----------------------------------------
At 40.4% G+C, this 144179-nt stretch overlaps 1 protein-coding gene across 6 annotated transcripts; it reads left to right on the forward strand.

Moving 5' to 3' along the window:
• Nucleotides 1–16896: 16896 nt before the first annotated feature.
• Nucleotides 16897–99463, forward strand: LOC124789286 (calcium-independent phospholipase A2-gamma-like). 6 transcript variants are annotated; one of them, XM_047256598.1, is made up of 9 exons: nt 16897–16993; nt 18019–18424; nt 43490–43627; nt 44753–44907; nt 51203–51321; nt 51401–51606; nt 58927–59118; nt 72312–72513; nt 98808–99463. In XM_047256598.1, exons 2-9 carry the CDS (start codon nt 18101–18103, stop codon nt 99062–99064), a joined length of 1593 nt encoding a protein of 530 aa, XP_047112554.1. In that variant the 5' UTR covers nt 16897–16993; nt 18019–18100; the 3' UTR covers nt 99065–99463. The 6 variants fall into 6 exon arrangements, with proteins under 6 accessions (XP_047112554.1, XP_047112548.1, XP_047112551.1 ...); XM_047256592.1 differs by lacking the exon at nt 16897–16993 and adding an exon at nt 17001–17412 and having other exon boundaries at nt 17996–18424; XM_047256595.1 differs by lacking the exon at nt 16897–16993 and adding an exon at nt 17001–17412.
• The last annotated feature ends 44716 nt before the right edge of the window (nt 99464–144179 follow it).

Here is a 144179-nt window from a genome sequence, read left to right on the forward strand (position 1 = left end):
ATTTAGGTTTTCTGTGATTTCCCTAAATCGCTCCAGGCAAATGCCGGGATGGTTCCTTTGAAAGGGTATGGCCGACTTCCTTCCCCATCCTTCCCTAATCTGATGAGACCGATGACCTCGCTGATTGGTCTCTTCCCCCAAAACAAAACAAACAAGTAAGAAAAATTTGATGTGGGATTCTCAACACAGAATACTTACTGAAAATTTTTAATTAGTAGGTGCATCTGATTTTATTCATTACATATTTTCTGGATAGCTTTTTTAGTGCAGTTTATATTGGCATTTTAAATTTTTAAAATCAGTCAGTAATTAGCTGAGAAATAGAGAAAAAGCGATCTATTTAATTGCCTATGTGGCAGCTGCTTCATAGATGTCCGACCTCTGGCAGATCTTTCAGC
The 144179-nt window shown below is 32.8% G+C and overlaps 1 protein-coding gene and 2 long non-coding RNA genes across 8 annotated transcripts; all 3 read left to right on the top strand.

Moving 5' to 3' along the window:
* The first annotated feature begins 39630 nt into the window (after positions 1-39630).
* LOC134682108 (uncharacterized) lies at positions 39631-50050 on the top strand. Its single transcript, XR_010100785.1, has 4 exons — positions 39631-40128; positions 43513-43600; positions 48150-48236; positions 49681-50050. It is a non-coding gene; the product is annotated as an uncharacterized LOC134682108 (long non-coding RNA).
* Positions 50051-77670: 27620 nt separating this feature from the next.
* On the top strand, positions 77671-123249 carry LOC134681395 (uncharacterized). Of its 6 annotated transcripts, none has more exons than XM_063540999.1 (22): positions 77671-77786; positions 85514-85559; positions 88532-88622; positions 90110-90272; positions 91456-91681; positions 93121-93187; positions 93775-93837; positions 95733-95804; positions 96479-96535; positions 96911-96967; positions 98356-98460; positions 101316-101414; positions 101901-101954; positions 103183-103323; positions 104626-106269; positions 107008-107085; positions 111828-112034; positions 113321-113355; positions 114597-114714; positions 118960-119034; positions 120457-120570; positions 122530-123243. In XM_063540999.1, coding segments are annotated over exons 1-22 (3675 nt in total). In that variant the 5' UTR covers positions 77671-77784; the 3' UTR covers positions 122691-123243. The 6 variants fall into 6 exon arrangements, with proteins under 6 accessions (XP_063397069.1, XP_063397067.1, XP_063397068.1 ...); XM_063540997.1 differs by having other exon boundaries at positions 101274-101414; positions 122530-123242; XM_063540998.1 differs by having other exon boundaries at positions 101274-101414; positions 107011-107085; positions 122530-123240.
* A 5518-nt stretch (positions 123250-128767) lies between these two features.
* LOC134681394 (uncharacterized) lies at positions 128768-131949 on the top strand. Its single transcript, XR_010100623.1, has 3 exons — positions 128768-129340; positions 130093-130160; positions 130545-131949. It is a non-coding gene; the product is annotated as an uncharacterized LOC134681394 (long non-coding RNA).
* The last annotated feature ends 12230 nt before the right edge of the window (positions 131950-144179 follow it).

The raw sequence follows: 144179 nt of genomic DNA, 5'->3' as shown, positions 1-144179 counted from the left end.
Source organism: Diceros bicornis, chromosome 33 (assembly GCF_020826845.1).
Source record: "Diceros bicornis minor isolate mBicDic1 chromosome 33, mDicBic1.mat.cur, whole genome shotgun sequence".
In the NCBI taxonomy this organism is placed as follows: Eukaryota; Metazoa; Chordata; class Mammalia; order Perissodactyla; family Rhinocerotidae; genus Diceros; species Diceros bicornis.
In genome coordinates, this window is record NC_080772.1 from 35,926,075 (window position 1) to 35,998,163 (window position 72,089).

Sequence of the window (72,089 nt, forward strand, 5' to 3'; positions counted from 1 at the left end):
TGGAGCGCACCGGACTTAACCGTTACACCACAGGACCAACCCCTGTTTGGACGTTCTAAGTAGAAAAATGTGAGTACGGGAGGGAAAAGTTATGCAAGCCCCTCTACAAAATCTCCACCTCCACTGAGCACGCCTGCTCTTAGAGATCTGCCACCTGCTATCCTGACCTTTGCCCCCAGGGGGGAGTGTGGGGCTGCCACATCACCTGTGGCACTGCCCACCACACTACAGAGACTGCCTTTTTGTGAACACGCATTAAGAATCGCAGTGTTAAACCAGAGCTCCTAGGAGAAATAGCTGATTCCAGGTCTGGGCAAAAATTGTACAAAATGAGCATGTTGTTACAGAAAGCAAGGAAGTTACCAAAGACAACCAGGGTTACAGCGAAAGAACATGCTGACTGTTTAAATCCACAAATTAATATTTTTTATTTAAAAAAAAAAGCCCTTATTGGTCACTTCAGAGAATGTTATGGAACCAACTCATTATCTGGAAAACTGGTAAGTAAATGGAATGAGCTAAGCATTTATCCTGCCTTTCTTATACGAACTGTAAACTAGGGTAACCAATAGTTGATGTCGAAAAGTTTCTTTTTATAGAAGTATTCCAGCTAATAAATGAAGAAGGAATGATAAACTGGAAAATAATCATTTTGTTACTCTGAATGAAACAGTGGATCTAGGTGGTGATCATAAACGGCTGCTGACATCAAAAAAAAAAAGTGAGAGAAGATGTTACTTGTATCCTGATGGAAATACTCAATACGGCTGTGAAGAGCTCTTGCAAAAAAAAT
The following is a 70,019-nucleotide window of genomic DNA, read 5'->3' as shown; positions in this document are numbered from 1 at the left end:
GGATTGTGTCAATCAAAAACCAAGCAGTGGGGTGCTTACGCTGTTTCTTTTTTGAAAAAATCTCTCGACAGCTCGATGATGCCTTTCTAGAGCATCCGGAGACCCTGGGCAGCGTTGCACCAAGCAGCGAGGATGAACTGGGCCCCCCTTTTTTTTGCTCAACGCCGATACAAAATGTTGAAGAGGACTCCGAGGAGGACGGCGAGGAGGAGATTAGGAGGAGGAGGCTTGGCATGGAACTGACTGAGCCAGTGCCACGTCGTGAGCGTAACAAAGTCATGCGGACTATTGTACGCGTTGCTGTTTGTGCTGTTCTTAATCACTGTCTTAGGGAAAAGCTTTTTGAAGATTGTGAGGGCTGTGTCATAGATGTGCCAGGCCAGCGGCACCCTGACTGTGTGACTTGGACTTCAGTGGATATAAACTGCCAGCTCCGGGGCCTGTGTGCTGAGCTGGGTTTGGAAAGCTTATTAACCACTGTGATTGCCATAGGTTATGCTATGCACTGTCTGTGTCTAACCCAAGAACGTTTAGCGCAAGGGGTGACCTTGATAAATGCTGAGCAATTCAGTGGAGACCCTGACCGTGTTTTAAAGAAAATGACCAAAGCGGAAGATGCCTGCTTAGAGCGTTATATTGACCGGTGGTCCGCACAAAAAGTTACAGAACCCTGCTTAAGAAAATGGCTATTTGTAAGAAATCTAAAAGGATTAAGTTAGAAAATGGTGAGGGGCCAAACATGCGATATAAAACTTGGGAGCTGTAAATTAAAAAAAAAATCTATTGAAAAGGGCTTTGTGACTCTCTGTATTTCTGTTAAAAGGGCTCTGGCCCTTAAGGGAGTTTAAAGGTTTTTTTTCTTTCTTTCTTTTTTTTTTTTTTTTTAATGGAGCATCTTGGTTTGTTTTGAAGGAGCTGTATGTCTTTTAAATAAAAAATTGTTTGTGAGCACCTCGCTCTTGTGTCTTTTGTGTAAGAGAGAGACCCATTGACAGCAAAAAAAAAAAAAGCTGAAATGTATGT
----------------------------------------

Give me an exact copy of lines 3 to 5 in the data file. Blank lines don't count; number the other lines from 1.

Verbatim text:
• Nucleotides 1–16896: 16896 nt before the first annotated feature.
• Nucleotides 16897–99463, forward strand: LOC124789286 (calcium-independent phospholipase A2-gamma-like). 6 transcript variants are annotated; one of them, XM_047256598.1, is made up of 9 exons: nt 16897–16993; nt 18019–18424; nt 43490–43627; nt 44753–44907; nt 51203–51321; nt 51401–51606; nt 58927–59118; nt 72312–72513; nt 98808–99463. In XM_047256598.1, exons 2-9 carry the CDS (start codon nt 18101–18103, stop codon nt 99062–99064), a joined length of 1593 nt encoding a protein of 530 aa, XP_047112554.1. In that variant the 5' UTR covers nt 16897–16993; nt 18019–18100; the 3' UTR covers nt 99065–99463. The 6 variants fall into 6 exon arrangements, with proteins under 6 accessions (XP_047112554.1, XP_047112548.1, XP_047112551.1 ...); XM_047256592.1 differs by lacking the exon at nt 16897–16993 and adding an exon at nt 17001–17412 and having other exon boundaries at nt 17996–18424; XM_047256595.1 differs by lacking the exon at nt 16897–16993 and adding an exon at nt 17001–17412.
• The last annotated feature ends 44716 nt before the right edge of the window (nt 99464–144179 follow it).